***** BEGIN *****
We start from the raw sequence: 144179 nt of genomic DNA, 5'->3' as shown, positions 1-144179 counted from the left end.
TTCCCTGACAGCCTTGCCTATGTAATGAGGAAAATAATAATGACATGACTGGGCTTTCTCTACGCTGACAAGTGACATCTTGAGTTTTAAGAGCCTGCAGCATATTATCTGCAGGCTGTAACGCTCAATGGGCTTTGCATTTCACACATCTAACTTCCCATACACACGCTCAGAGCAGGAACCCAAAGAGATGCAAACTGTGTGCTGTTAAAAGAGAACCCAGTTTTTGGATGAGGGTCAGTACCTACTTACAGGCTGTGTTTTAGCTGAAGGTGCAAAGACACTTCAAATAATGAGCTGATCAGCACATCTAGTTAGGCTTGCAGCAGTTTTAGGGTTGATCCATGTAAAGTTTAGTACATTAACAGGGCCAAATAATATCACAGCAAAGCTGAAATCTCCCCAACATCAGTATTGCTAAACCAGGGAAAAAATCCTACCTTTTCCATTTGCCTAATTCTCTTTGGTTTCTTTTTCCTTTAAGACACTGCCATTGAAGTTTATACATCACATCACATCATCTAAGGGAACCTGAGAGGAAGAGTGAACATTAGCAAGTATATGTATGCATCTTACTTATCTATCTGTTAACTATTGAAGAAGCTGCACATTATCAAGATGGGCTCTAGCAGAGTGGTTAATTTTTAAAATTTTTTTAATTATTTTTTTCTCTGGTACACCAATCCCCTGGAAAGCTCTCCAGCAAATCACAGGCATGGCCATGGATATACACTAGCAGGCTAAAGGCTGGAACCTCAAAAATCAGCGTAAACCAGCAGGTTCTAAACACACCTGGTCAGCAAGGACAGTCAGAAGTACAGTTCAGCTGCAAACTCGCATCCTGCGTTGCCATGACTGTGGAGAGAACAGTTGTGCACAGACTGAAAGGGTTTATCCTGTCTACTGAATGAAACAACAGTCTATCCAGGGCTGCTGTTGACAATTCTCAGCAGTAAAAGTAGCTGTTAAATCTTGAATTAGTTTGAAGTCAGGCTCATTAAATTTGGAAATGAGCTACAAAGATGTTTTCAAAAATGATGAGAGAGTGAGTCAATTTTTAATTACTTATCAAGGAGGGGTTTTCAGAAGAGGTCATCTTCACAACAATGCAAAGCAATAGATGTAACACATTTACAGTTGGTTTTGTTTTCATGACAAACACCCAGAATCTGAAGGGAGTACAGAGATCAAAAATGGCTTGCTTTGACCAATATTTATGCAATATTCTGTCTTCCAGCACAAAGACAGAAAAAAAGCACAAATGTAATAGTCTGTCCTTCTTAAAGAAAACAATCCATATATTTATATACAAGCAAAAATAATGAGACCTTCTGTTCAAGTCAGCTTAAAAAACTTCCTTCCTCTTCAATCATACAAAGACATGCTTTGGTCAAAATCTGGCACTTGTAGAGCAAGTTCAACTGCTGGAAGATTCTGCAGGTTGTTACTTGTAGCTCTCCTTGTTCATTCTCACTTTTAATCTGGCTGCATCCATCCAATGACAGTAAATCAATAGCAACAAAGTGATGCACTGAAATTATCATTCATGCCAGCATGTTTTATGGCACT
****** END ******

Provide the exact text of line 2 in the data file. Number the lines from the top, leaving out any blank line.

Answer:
TTCCCTGACAGCCTTGCCTATGTAATGAGGAAAATAATAATGACATGACTGGGCTTTCTCTACGCTGACAAGTGACATCTTGAGTTTTAAGAGCCTGCAGCATATTATCTGCAGGCTGTAACGCTCAATGGGCTTTGCATTTCACACATCTAACTTCCCATACACACGCTCAGAGCAGGAACCCAAAGAGATGCAAACTGTGTGCTGTTAAAAGAGAACCCAGTTTTTGGATGAGGGTCAGTACCTACTTACAGGCTGTGTTTTAGCTGAAGGTGCAAAGACACTTCAAATAATGAGCTGATCAGCACATCTAGTTAGGCTTGCAGCAGTTTTAGGGTTGATCCATGTAAAGTTTAGTACATTAACAGGGCCAAATAATATCACAGCAAAGCTGAAATCTCCCCAACATCAGTATTGCTAAACCAGGGAAAAAATCCTACCTTTTCCATTTGCCTAATTCTCTTTGGTTTCTTTTTCCTTTAAGACACTGCCATTGAAGTTTATACATCACATCACATCATCTAAGGGAACCTGAGAGGAAGAGTGAACATTAGCAAGTATATGTATGCATCTTACTTATCTATCTGTTAACTATTGAAGAAGCTGCACATTATCAAGATGGGCTCTAGCAGAGTGGTTAATTTTTAAAATTTTTTTAATTATTTTTTTCTCTGGTACACCAATCCCCTGGAAAGCTCTCCAGCAAATCACAGGCATGGCCATGGATATACACTAGCAGGCTAAAGGCTGGAACCTCAAAAATCAGCGTAAACCAGCAGGTTCTAAACACACCTGGTCAGCAAGGACAGTCAGAAGTACAGTTCAGCTGCAAACTCGCATCCTGCGTTGCCATGACTGTGGAGAGAACAGTTGTGCACAGACTGAAAGGGTTTATCCTGTCTACTGAATGAAACAACAGTCTATCCAGGGCTGCTGTTGACAATTCTCAGCAGTAAAAGTAGCTGTTAAATCTTGAATTAGTTTGAAGTCAGGCTCATTAAATTTGGAAATGAGCTACAAAGATGTTTTCAAAAATGATGAGAGAGTGAGTCAATTTTTAATTACTTATCAAGGAGGGGTTTTCAGAAGAGGTCATCTTCACAACAATGCAAAGCAATAGATGTAACACATTTACAGTTGGTTTTGTTTTCATGACAAACACCCAGAATCTGAAGGGAGTACAGAGATCAAAAATGGCTTGCTTTGACCAATATTTATGCAATATTCTGTCTTCCAGCACAAAGACAGAAAAAAAGCACAAATGTAATAGTCTGTCCTTCTTAAAGAAAACAATCCATATATTTATATACAAGCAAAAATAATGAGACCTTCTGTTCAAGTCAGCTTAAAAAACTTCCTTCCTCTTCAATCATACAAAGACATGCTTTGGTCAAAATCTGGCACTTGTAGAGCAAGTTCAACTGCTGGAAGATTCTGCAGGTTGTTACTTGTAGCTCTCCTTGTTCATTCTCACTTTTAATCTGGCTGCATCCATCCAATGACAGTAAATCAATAGCAACAAAGTGATGCACTGAAATTATCATTCATGCCAGCATGTTTTATGGCACT